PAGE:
Saliva chicken: so good you salivate at the sight of it.
Chinese dishes have very descriptive names which when translated literally can be hilarious and 'saliva chicken' is one of them. Thank God, however, that saliva chicken kou shui ji does not have saliva as an ingredient. Rather, the dish is considered so delicious that it makes you drool just looking at it. Maybe 'mouth-watering chicken' is a more euphemistic name for this hot, sweet, savory, sour, flavorful and oily dish.
English-Chinese translation can really put you in stitches. My kids like to say, out of the blue, "I can help you too much!", a phrase they read somewhere in Guilin, China which I think was supposed to mean "Excellent service". I still can't figure out what 'Boil The Meat in Vain' is or ' Fry The Rabbit Silk'. I know 'Red Oil Folds Arms' is chao shou, Sichuan-style won tons, only because I am blessed to know Leila, who's from Sichuan where the dish originates. I'm sure 'The Powder Steams The Meat' is steamed meat with flavored flour, a Chinese dish that's very popular in China but less known outside of the country. But what is 'Belly of Money of One Pair of Peppers'? Or 'Duck's Palm of Safe Juice,' for goodness' sake?
Saliva chicken is a very popular cold appetizer dish in China and you are very likely to have tasted it if you've visited China, especially Sichuan and the Jiangsu region. The dish is simply plain boiled chicken, very smooth and moist, doused with an intense sauce full of flavors and tastes such as prickly ash oil (the numbing Sichuan peppercorns which I am addicted to), sesame oil, black vinegar, peanuts, garlic, chili oil...the whole list is in the recipe below. I adapted the recipe from here, where you will need a lot of imagination if you don't understand Chinese. I added light and dark soy sauce and had to leave out the 2 teaspoons of 'grow and smoke' because I just can't figure out what they are. The sauce can be made ahead, and the chicken too so this really is an easy dish. It reminds me of the popular Sichuan Garlic Pork. Serve saliva chicken very cold as an appetizer and you'll know why it's drool-worthy.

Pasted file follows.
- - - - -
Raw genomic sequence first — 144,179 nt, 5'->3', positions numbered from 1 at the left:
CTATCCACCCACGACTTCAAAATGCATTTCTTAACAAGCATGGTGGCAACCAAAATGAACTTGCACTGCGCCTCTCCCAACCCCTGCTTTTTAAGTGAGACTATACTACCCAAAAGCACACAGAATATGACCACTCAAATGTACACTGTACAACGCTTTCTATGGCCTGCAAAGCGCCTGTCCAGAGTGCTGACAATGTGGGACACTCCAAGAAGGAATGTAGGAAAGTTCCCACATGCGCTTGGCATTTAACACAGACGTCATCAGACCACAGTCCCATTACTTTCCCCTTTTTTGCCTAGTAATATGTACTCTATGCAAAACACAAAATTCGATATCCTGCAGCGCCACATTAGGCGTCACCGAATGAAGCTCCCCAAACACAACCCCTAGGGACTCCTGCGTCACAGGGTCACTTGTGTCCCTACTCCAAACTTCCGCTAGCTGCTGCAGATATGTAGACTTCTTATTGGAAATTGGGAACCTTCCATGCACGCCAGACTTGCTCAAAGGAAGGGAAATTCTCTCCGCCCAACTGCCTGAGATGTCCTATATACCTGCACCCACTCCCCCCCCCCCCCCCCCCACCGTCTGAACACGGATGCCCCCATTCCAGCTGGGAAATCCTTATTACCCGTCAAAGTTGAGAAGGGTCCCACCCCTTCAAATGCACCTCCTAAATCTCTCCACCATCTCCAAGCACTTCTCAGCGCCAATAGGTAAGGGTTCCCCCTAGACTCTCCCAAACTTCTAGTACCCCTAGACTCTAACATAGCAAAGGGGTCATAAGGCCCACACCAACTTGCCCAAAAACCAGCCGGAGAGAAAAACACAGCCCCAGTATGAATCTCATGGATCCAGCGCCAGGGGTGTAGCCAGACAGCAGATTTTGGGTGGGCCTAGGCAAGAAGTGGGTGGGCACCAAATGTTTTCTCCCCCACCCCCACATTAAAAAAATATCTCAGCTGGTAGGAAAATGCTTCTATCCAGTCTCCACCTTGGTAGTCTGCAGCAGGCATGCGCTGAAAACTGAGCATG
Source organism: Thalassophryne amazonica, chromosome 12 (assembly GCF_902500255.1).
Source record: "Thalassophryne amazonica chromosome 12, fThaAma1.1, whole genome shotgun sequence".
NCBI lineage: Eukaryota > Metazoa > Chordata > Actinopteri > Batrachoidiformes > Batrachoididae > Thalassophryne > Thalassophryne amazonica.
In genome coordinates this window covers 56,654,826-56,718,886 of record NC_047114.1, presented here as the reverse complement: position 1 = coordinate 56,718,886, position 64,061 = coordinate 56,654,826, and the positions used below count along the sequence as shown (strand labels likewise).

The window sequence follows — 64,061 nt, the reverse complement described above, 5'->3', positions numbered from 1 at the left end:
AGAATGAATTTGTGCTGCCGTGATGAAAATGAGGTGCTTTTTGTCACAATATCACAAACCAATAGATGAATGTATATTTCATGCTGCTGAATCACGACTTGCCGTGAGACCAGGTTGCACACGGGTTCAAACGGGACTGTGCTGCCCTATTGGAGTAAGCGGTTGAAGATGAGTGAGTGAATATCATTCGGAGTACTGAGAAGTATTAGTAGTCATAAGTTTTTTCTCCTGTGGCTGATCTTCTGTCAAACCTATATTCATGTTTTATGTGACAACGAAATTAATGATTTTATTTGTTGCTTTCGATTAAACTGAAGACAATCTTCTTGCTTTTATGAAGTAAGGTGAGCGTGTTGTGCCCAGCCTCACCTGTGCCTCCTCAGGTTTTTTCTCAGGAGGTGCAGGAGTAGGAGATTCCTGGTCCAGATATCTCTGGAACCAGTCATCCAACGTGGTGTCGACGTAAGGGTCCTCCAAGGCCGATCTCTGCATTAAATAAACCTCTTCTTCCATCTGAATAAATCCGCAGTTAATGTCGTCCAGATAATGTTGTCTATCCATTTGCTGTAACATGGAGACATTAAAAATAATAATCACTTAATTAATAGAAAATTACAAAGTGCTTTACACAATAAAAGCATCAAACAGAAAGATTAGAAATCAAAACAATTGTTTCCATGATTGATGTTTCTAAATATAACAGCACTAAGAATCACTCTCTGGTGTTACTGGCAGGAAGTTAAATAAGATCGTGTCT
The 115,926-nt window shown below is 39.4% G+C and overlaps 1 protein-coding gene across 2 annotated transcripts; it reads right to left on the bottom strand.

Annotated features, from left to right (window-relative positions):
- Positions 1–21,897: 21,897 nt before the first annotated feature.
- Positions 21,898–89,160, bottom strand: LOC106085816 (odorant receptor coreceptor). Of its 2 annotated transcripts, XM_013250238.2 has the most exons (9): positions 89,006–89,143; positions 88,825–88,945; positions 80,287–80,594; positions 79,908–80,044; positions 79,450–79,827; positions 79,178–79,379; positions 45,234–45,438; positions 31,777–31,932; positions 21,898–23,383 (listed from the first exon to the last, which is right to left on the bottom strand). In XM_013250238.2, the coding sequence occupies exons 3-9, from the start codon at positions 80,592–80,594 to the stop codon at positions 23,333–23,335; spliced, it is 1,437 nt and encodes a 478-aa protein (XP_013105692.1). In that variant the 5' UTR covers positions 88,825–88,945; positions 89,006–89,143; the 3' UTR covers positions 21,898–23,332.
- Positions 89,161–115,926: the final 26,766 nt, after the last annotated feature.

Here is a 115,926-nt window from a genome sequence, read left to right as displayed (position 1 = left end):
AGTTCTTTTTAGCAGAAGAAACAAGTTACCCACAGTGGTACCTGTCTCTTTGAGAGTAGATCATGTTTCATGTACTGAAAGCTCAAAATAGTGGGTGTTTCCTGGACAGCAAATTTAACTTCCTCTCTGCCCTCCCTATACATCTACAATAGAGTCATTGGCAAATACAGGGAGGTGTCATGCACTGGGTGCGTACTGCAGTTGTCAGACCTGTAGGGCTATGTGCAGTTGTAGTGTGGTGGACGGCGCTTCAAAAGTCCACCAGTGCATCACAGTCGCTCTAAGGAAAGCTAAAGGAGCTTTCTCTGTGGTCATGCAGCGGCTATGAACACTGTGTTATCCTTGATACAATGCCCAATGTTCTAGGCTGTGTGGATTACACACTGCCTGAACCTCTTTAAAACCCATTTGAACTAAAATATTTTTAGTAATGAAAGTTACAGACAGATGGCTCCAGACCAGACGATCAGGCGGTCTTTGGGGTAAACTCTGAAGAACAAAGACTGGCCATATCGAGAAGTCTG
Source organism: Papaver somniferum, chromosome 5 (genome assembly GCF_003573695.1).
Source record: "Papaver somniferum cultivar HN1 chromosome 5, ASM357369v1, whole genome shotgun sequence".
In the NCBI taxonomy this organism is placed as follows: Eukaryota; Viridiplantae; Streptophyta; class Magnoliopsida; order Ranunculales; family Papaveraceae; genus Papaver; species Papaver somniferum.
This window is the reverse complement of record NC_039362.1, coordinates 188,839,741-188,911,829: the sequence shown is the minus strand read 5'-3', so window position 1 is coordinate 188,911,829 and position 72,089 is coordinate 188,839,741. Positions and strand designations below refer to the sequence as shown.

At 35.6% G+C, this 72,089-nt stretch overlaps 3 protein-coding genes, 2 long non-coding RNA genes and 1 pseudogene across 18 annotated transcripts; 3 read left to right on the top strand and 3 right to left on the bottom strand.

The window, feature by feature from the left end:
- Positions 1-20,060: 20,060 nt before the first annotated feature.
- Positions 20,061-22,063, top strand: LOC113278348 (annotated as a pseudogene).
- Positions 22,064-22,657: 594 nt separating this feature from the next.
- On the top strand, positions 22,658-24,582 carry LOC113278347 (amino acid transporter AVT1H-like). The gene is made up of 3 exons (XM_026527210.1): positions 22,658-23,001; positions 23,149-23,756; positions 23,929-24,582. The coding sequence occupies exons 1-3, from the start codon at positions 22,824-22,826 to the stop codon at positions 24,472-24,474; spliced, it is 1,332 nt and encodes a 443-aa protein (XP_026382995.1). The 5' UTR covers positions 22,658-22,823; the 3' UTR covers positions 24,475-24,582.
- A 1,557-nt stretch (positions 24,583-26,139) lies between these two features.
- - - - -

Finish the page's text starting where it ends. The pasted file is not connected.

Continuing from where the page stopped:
1/2 boiled chicken--recipe here
1 T freshly made Sichuan peppercorn oil
3 T freshly made red chili oil
1 T sesame oil
1 t caster sugar
1 t sesame paste (I used peanut butter)
1 T very finely minced gresh ginger
2 T very finely minced garlic
1 T finely cut spring onions
4 t sesame seeds, toasted
2 T peanuts, toasted and chopped coarsely
1 T black vinegar
1 T Shaoxin wine
2-3 T light soy sauce*
1-2 T dark soy sauce
Garnish: red chili pepper slices and coriander leaves
* I think restaurants add msg to this dish. At home, Maggi soy sauce would give some xien or umami taste.
1. Prepare the chicken and arrange on a deep dish. Keep covered in the fridge and chill at least 1/2 hour.
2. Mix the sugar, sesame paste, ginger, onions, vinegar, wine and soy sauces in a bowl. Taste and adjust sauce to your liking.
3. Just before serving, pour the sauce over the chicken, sprinkle the sesame seeds and peanuts over, drizzle the peppercorn and chili oils over and garnish with the red chili slices and coriander leaves.